I'm silent, you're silent and the thoughts are silent

Give me your hand, give me your heart, the happiness is little

There is rain, there is snowflake, I won't forget you

Love will come and will remain with us


I will cry, will cry for you

How can I go, go without you


You are mild, I'll die for you in your clear eyes

Love will come, don't cry, believe me

There is rain, there is snowflake, I won't forget you

Love will come and will remain with us


I will cry, will cry for you

How can I go, go without you


I will cry, will cry for you

How can I go, go without you


Best Friend - Sofi Tukker

As we get closer to warmer weather, bigger ideas, and more reasons to celebrate, I wanted this weeks track to match the eclectic energy in the air. By the cool af Sofi Tukker, “Best Friend” matches just what we mean. 

Featuring NERVO, The Knocks, and Alisa Ueno, this song brings in the Friday night unified feel of causing damage (“in a good way”) with your friends.

- Lilit 



Since we wrapped up the first month of 2018 this week, I wanted this Friday’s track to be something more dramatic, extra, and soundly- and no, it’s not Bohemian Rhapsody (G.O.A.T)… it’s Filthy… by Justin Timberlake.

From the questionable lyrics, to instrumentation, up to the context-giving music video, “Filthy" was a dead giveaway to Man of the Woods being a sequel to FutureSex/LoveSounds. 

This song pretty much blares through the office speakers on a daily, and it’s been hard to avoid dropping everything and bopping (my papers are EVERYWHERE). And with the release of the new album and a performance at this year’s Half Time Show, I wanted to drag that same exciting energy to February. 




This Friday we welcome you to the sound of nighttime city life; Bob Moses. From their earlier EPs to their debut album, Days Gone By, they have been able to capture one of the most prefect feels of downtempo. After listening to their album for the past 2 years, I constantly went back and forth to pick my favorite track, and it came to my realization that Tearing Me Apart was not only my most favorite song from the album but also of 2016, but as a plot twist I decided to go with my second favorite - Talk.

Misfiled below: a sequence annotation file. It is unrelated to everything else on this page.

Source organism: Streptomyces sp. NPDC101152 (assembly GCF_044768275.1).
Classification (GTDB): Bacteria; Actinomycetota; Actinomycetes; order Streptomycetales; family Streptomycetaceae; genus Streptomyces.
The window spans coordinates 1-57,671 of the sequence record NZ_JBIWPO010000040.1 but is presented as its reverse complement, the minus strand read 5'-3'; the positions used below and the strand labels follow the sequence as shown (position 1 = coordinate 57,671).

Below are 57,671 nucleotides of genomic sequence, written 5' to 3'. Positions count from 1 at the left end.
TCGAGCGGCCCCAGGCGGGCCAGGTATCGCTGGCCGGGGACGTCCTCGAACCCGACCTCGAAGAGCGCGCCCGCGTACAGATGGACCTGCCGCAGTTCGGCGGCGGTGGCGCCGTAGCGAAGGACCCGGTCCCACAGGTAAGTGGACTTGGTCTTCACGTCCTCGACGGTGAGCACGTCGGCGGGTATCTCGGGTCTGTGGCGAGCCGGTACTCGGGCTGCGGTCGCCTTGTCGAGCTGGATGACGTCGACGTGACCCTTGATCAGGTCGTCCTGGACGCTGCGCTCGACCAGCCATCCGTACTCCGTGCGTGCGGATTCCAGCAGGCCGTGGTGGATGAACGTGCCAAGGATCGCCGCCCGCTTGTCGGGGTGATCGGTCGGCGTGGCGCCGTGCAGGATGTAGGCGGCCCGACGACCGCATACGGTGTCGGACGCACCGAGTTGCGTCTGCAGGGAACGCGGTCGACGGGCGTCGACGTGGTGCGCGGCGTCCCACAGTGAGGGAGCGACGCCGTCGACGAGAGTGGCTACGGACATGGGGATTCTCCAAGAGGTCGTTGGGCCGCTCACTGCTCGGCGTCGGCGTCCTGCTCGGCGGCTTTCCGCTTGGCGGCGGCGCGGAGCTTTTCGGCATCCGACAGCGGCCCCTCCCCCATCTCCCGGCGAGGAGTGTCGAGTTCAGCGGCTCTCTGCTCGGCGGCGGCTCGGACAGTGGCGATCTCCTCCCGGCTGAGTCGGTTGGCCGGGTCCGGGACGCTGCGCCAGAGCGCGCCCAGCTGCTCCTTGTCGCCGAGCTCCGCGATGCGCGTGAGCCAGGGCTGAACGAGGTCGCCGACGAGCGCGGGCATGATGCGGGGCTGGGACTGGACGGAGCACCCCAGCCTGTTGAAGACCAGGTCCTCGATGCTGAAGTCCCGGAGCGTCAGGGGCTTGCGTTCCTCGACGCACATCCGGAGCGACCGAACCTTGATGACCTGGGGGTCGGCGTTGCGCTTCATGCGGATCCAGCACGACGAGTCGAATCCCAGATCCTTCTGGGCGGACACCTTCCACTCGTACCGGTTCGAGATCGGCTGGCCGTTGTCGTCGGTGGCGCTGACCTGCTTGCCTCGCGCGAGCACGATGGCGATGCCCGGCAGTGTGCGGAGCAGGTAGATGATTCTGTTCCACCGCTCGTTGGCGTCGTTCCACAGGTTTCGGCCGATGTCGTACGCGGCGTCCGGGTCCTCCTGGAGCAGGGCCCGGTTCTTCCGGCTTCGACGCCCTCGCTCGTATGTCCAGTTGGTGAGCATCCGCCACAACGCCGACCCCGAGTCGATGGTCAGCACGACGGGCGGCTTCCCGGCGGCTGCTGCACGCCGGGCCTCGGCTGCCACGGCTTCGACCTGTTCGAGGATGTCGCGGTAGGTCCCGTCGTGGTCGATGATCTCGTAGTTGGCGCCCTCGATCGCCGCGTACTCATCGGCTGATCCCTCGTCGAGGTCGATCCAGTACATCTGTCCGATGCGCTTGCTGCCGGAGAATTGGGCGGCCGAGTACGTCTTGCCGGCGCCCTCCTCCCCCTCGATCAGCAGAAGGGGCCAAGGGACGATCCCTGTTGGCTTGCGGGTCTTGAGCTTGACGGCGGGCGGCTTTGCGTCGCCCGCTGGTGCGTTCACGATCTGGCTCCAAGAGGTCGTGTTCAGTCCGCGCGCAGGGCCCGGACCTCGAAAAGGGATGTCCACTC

From the entrance of the world drums to the drum machine beat, the song fuses both worlds of traditional and contemporary (in the strangest way reminding me of a minimal version of Pools by Glass Animals) and as the song progresses with Tom’s vocals, it brings in another level of chill and ambience. Not listening to this song throughly would truly be a mistake, you really have to go through each beat and clap to enjoy the subtle strums of the guitars and the extended level of coolness in the bridge.


Music Fridays - Dante's Creek by THEY

THEY - Dante's Creek

Starting a new tradition in our Rich Roots offices, our first song had to be something that captured the real special essence of Los Angeles. 

“Dante’s Creek” was the perfect choice that depicted both the subtle feel of melancholia and the ornate life-force in the streets of LA , which happens to be overshadowed by the idea of the “Green Juice and Yoga” lifestyle (which exists but it’s not that severe).

Using a sample of “I Don’t Want to Wait” by Paula Cole (opening theme song of Dawson’s Creek), Dante’s Creek was one of the lesser known tracks from the Timbaland approved album, Nü Religion: Hyena. As a new duo, THEY. has been able to bring a very diverse form of music that blends a mix of grunge and hip-hop, and we hope to hear more from them soon.

- Lilit